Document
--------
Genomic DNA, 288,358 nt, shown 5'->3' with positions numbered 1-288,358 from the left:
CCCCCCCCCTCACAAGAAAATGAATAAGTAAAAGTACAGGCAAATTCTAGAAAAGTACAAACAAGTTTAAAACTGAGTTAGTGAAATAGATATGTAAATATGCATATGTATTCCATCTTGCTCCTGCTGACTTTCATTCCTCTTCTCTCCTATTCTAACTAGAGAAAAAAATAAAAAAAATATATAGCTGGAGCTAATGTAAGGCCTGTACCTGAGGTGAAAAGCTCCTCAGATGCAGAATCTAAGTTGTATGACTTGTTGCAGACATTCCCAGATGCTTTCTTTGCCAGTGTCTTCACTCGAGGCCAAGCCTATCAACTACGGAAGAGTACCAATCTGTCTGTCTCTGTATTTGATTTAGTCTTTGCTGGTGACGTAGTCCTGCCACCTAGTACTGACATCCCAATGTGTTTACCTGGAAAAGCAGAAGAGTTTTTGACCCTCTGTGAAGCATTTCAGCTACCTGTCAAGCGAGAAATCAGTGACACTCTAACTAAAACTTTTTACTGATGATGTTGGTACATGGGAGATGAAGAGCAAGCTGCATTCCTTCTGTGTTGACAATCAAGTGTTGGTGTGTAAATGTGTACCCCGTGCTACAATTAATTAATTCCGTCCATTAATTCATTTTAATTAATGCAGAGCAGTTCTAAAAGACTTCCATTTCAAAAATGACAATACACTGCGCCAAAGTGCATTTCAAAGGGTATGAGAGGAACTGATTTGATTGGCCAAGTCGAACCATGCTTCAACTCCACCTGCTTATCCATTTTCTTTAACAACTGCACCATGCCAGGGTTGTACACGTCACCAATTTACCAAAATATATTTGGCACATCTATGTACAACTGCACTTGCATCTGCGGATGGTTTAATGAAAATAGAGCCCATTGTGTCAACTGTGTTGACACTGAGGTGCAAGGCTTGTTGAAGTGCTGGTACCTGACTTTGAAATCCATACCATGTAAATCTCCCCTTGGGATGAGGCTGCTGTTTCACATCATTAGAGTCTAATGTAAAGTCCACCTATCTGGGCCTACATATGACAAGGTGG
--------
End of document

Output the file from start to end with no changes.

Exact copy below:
Genomic DNA, 288,358 nt, shown 5'->3' with positions numbered 1-288,358 from the left:
CCCCCCCCCTCACAAGAAAATGAATAAGTAAAAGTACAGGCAAATTCTAGAAAAGTACAAACAAGTTTAAAACTGAGTTAGTGAAATAGATATGTAAATATGCATATGTATTCCATCTTGCTCCTGCTGACTTTCATTCCTCTTCTCTCCTATTCTAACTAGAGAAAAAAATAAAAAAAATATATAGCTGGAGCTAATGTAAGGCCTGTACCTGAGGTGAAAAGCTCCTCAGATGCAGAATCTAAGTTGTATGACTTGTTGCAGACATTCCCAGATGCTTTCTTTGCCAGTGTCTTCACTCGAGGCCAAGCCTATCAACTACGGAAGAGTACCAATCTGTCTGTCTCTGTATTTGATTTAGTCTTTGCTGGTGACGTAGTCCTGCCACCTAGTACTGACATCCCAATGTGTTTACCTGGAAAAGCAGAAGAGTTTTTGACCCTCTGTGAAGCATTTCAGCTACCTGTCAAGCGAGAAATCAGTGACACTCTAACTAAAACTTTTTACTGATGATGTTGGTACATGGGAGATGAAGAGCAAGCTGCATTCCTTCTGTGTTGACAATCAAGTGTTGGTGTGTAAATGTGTACCCCGTGCTACAATTAATTAATTCCGTCCATTAATTCATTTTAATTAATGCAGAGCAGTTCTAAAAGACTTCCATTTCAAAAATGACAATACACTGCGCCAAAGTGCATTTCAAAGGGTATGAGAGGAACTGATTTGATTGGCCAAGTCGAACCATGCTTCAACTCCACCTGCTTATCCATTTTCTTTAACAACTGCACCATGCCAGGGTTGTACACGTCACCAATTTACCAAAATATATTTGGCACATCTATGTACAACTGCACTTGCATCTGCGGATGGTTTAATGAAAATAGAGCCCATTGTGTCAACTGTGTTGACACTGAGGTGCAAGGCTTGTTGAAGTGCTGGTACCTGACTTTGAAATCCATACCATGTAAATCTCCCCTTGGGATGAGGCTGCTGTTTCACATCATTAGAGTCTAATGTAAAGTCCACCTATCTGGGCCTACATATGACAAGGTGG